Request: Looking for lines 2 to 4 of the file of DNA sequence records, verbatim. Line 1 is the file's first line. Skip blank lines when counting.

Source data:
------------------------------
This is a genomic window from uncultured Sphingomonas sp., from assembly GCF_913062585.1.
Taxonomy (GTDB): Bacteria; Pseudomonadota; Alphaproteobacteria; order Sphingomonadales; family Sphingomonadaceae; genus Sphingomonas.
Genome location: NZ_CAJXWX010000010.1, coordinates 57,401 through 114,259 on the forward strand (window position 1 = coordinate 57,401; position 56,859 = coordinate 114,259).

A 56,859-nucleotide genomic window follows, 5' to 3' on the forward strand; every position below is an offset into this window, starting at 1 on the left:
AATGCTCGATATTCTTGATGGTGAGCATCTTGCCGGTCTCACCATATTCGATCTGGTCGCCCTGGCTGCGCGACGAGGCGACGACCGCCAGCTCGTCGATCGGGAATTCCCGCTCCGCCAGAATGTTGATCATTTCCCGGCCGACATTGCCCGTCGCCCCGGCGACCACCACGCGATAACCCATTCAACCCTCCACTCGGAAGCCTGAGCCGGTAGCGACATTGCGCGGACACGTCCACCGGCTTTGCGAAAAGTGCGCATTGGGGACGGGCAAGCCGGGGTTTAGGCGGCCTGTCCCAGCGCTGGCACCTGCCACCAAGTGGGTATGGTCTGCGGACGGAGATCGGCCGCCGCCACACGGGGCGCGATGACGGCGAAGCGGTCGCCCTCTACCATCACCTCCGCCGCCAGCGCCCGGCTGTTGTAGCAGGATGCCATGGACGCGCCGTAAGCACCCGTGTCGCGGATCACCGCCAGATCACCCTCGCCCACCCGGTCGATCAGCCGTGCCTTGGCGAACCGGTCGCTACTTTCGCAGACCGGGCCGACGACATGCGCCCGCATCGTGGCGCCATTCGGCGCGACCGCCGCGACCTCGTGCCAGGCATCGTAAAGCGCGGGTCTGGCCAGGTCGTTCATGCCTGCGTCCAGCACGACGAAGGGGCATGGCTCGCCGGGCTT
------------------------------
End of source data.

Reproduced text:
Taxonomy (GTDB): Bacteria; Pseudomonadota; Alphaproteobacteria; order Sphingomonadales; family Sphingomonadaceae; genus Sphingomonas.
Genome location: NZ_CAJXWX010000010.1, coordinates 57,401 through 114,259 on the forward strand (window position 1 = coordinate 57,401; position 56,859 = coordinate 114,259).

A 56,859-nucleotide genomic window follows, 5' to 3' on the forward strand; every position below is an offset into this window, starting at 1 on the left: